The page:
HTML and CSS Reference
In-Depth Information
The main web form contains jQuery code that handles the Send button's click event. This code is
shown in Listing 11-3.
Listing 11-3. Sending Data to the Target Web Form
var targetOrigin = “http://localhost:1052”;
$(document).ready(function () {
if (!Modernizr.postmessage) {
alert(“This browser doesn't support the HTML5 postMessage API!”);
var targetWindow = $(“#target”).get(0).contentWindow;
window.addEventListener(“message”, ReceiveMessage, false);
$(“#btnSend”).click(function () {
targetWindow.postMessage($(“#txtData”).val(), targetOrigin);
This code uses the Modernizr library to detect whether the browser supports the postMessage API.
This is done using the postmessage property of the Modernizr object. As mentioned earlier, you need a
handle to the target window in order to send data to the target web form. To get the window object attached
to the <iframe> element, you use the contentWindow property of the <iframe> DOM element.
If you're interested in receiving the return value sent by the target web form, you need to wire an event
handler for the message event. The addEventListener() method can wire an event-handler function—
ReceiveMessage , in this example—to the main window's message event.
The Send button's click event handler calls the postMessage() method on the target window object.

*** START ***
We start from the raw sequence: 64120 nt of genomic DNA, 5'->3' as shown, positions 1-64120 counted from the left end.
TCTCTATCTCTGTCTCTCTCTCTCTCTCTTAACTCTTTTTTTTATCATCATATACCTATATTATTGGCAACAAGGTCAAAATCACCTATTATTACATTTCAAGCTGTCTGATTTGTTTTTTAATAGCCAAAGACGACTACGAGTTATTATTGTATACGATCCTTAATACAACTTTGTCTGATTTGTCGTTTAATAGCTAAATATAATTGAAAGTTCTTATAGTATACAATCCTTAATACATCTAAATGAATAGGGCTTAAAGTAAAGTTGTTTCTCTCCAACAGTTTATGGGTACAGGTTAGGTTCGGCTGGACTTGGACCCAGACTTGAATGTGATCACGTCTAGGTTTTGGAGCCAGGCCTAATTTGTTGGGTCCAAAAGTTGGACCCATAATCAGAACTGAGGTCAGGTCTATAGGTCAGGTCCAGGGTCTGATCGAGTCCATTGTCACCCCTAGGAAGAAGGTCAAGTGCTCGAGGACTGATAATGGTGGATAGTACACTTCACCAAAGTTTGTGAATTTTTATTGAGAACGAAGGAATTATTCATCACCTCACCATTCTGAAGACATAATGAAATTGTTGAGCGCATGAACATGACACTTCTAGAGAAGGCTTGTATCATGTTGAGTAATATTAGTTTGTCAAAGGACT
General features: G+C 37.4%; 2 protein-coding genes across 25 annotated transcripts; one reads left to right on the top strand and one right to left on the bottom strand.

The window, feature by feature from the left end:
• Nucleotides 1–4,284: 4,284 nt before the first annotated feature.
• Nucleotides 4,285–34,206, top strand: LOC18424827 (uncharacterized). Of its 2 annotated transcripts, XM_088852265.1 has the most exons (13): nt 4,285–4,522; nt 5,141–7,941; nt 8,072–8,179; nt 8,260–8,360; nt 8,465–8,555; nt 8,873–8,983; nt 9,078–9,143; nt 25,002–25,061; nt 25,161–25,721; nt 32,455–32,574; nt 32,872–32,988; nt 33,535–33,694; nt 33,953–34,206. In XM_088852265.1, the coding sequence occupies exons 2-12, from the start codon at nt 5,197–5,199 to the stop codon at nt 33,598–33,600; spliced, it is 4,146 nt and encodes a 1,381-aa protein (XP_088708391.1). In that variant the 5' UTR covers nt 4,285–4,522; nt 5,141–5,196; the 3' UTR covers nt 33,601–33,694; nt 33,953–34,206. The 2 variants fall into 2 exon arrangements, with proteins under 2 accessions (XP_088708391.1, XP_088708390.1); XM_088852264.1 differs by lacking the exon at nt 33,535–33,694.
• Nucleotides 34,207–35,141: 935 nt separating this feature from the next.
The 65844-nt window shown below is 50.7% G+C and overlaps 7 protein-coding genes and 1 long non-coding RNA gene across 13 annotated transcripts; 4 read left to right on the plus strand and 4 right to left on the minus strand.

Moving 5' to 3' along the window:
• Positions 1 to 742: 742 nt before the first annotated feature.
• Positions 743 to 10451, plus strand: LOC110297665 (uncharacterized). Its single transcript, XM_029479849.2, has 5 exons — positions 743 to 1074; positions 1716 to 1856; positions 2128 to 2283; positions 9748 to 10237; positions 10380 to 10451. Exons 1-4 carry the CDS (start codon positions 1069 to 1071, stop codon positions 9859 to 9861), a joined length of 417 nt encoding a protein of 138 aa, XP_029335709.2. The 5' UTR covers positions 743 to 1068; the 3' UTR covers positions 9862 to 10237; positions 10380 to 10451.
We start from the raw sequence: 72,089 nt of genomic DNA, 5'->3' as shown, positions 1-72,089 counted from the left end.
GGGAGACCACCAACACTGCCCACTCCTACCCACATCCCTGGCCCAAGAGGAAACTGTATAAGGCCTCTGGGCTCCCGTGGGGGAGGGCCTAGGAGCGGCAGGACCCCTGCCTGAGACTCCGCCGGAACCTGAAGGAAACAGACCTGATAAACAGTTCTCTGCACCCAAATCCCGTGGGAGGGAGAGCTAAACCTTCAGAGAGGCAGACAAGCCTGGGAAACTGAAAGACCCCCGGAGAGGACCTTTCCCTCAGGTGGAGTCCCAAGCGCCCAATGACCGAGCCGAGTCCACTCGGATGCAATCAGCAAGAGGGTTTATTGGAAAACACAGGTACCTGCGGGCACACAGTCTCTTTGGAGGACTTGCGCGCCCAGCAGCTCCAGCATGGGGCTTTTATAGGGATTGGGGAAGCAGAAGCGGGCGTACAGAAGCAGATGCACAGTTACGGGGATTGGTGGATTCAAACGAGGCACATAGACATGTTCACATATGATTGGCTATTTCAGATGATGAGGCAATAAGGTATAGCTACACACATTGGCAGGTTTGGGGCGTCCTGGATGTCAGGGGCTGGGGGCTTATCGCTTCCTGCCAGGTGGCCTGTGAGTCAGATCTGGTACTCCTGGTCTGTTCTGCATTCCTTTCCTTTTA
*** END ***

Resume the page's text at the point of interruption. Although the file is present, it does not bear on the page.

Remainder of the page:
The first parameter of the postMessage() method is the data you wish to pass to the target web form. The
second parameter is the origin of the target web form.
The ReceiveMessage () event-handler function is shown in Listing 11-4.
Listing 11-4. Handling the message Event in the Main Web Form
function ReceiveMessage(evt) {
if (evt.origin != targetOrigin)
$(“#divReceived”).append(evt.origin + “ : “ + + “<br/>”);
This code first checks whether the origin of the message being received is a permitted one. It does so
using the origin property of the event parameter. This way, the developer of the other web site (the web
site whose service is being consumed by your web site) can white-list only certain origins. If the origin
doesn't belong to the approved set, you can simply ignore it during further processing.
To access the data sent by the target web form, the code uses the data property of the event parameter.
The origin and the data are appended to the <div> element using the jQuery append() method.
The target web form contains jQuery code that receives the data sent by the main web form. This code
is shown in Listing 11-5.
Listing 11-5. Receiving the Data Sent by the Main Web Form
var targetOrigin = “http://localhost:1050”;
$(document).ready(function () {
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